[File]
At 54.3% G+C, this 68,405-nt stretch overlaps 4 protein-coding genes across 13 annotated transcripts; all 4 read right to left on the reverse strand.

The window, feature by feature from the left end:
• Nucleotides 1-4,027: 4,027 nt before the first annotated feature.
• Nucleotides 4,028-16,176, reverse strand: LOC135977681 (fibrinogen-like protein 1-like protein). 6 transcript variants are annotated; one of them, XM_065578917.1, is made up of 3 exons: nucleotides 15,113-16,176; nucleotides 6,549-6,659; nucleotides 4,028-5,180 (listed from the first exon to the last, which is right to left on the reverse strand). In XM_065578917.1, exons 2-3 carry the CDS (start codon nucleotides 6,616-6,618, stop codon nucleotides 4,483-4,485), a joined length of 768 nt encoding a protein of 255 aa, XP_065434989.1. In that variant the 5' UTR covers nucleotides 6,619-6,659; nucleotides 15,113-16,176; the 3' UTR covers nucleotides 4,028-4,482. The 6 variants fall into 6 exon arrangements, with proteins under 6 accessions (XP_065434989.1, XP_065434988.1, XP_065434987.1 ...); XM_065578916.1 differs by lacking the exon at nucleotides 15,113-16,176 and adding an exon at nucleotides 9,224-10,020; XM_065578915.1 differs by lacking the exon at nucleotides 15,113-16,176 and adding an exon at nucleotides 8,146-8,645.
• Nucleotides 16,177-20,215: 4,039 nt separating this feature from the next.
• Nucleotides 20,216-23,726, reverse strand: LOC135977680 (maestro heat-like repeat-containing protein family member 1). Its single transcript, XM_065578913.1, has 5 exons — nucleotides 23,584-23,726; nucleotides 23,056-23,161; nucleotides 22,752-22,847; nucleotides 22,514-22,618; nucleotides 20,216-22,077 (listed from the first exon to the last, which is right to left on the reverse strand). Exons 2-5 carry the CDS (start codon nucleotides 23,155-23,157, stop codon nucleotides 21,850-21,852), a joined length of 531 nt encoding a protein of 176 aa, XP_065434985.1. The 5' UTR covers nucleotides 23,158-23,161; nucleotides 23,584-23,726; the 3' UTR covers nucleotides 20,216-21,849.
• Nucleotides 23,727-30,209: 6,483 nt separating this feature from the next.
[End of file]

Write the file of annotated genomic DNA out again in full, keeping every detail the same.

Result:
At 54.3% G+C, this 68,405-nt stretch overlaps 4 protein-coding genes across 13 annotated transcripts; all 4 read right to left on the reverse strand.

The window, feature by feature from the left end:
• Nucleotides 1-4,027: 4,027 nt before the first annotated feature.
• Nucleotides 4,028-16,176, reverse strand: LOC135977681 (fibrinogen-like protein 1-like protein). 6 transcript variants are annotated; one of them, XM_065578917.1, is made up of 3 exons: nucleotides 15,113-16,176; nucleotides 6,549-6,659; nucleotides 4,028-5,180 (listed from the first exon to the last, which is right to left on the reverse strand). In XM_065578917.1, exons 2-3 carry the CDS (start codon nucleotides 6,616-6,618, stop codon nucleotides 4,483-4,485), a joined length of 768 nt encoding a protein of 255 aa, XP_065434989.1. In that variant the 5' UTR covers nucleotides 6,619-6,659; nucleotides 15,113-16,176; the 3' UTR covers nucleotides 4,028-4,482. The 6 variants fall into 6 exon arrangements, with proteins under 6 accessions (XP_065434989.1, XP_065434988.1, XP_065434987.1 ...); XM_065578916.1 differs by lacking the exon at nucleotides 15,113-16,176 and adding an exon at nucleotides 9,224-10,020; XM_065578915.1 differs by lacking the exon at nucleotides 15,113-16,176 and adding an exon at nucleotides 8,146-8,645.
• Nucleotides 16,177-20,215: 4,039 nt separating this feature from the next.
• Nucleotides 20,216-23,726, reverse strand: LOC135977680 (maestro heat-like repeat-containing protein family member 1). Its single transcript, XM_065578913.1, has 5 exons — nucleotides 23,584-23,726; nucleotides 23,056-23,161; nucleotides 22,752-22,847; nucleotides 22,514-22,618; nucleotides 20,216-22,077 (listed from the first exon to the last, which is right to left on the reverse strand). Exons 2-5 carry the CDS (start codon nucleotides 23,155-23,157, stop codon nucleotides 21,850-21,852), a joined length of 531 nt encoding a protein of 176 aa, XP_065434985.1. The 5' UTR covers nucleotides 23,158-23,161; nucleotides 23,584-23,726; the 3' UTR covers nucleotides 20,216-21,849.
• Nucleotides 23,727-30,209: 6,483 nt separating this feature from the next.